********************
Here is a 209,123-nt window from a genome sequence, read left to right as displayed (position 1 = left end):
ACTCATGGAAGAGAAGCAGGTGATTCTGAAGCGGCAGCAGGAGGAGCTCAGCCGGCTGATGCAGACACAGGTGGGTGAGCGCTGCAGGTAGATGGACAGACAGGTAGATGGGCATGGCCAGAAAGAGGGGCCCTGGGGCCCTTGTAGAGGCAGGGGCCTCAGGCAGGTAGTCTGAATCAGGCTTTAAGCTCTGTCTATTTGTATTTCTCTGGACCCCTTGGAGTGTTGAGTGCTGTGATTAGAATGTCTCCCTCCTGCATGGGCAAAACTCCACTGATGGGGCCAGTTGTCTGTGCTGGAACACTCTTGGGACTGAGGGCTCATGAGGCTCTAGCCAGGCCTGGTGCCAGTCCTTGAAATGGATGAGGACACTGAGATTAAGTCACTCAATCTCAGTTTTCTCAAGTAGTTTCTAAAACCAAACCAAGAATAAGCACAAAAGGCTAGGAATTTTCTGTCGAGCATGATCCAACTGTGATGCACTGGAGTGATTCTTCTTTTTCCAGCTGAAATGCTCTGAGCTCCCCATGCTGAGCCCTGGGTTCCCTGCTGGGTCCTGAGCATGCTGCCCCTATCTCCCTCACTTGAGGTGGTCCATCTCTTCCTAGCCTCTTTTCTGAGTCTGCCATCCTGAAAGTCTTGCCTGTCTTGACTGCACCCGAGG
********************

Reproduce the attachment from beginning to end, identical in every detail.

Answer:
Here is a 209,123-nt window from a genome sequence, read left to right as displayed (position 1 = left end):
ACTCATGGAAGAGAAGCAGGTGATTCTGAAGCGGCAGCAGGAGGAGCTCAGCCGGCTGATGCAGACACAGGTGGGTGAGCGCTGCAGGTAGATGGACAGACAGGTAGATGGGCATGGCCAGAAAGAGGGGCCCTGGGGCCCTTGTAGAGGCAGGGGCCTCAGGCAGGTAGTCTGAATCAGGCTTTAAGCTCTGTCTATTTGTATTTCTCTGGACCCCTTGGAGTGTTGAGTGCTGTGATTAGAATGTCTCCCTCCTGCATGGGCAAAACTCCACTGATGGGGCCAGTTGTCTGTGCTGGAACACTCTTGGGACTGAGGGCTCATGAGGCTCTAGCCAGGCCTGGTGCCAGTCCTTGAAATGGATGAGGACACTGAGATTAAGTCACTCAATCTCAGTTTTCTCAAGTAGTTTCTAAAACCAAACCAAGAATAAGCACAAAAGGCTAGGAATTTTCTGTCGAGCATGATCCAACTGTGATGCACTGGAGTGATTCTTCTTTTTCCAGCTGAAATGCTCTGAGCTCCCCATGCTGAGCCCTGGGTTCCCTGCTGGGTCCTGAGCATGCTGCCCCTATCTCCCTCACTTGAGGTGGTCCATCTCTTCCTAGCCTCTTTTCTGAGTCTGCCATCCTGAAAGTCTTGCCTGTCTTGACTGCACCCGAGG